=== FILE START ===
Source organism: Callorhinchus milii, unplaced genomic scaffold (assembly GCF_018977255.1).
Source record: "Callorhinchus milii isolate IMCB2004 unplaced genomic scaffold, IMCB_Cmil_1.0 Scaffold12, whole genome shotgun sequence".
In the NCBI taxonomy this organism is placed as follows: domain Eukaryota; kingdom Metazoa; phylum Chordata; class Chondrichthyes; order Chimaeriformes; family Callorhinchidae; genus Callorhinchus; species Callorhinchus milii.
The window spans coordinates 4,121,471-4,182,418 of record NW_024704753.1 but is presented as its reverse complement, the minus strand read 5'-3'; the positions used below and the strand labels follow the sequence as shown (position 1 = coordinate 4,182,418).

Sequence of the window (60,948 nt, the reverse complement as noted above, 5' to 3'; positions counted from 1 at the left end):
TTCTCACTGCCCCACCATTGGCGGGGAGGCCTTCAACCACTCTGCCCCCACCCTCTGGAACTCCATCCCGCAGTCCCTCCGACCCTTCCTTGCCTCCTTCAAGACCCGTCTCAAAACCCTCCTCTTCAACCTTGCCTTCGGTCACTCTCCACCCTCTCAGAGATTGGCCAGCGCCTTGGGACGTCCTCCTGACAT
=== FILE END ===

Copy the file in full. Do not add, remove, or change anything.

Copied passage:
Source organism: Callorhinchus milii, unplaced genomic scaffold (assembly GCF_018977255.1).
Source record: "Callorhinchus milii isolate IMCB2004 unplaced genomic scaffold, IMCB_Cmil_1.0 Scaffold12, whole genome shotgun sequence".
In the NCBI taxonomy this organism is placed as follows: domain Eukaryota; kingdom Metazoa; phylum Chordata; class Chondrichthyes; order Chimaeriformes; family Callorhinchidae; genus Callorhinchus; species Callorhinchus milii.
The window spans coordinates 4,121,471-4,182,418 of record NW_024704753.1 but is presented as its reverse complement, the minus strand read 5'-3'; the positions used below and the strand labels follow the sequence as shown (position 1 = coordinate 4,182,418).

Sequence of the window (60,948 nt, the reverse complement as noted above, 5' to 3'; positions counted from 1 at the left end):
TTCTCACTGCCCCACCATTGGCGGGGAGGCCTTCAACCACTCTGCCCCCACCCTCTGGAACTCCATCCCGCAGTCCCTCCGACCCTTCCTTGCCTCCTTCAAGACCCGTCTCAAAACCCTCCTCTTCAACCTTGCCTTCGGTCACTCTCCACCCTCTCAGAGATTGGCCAGCGCCTTGGGACGTCCTCCTGACAT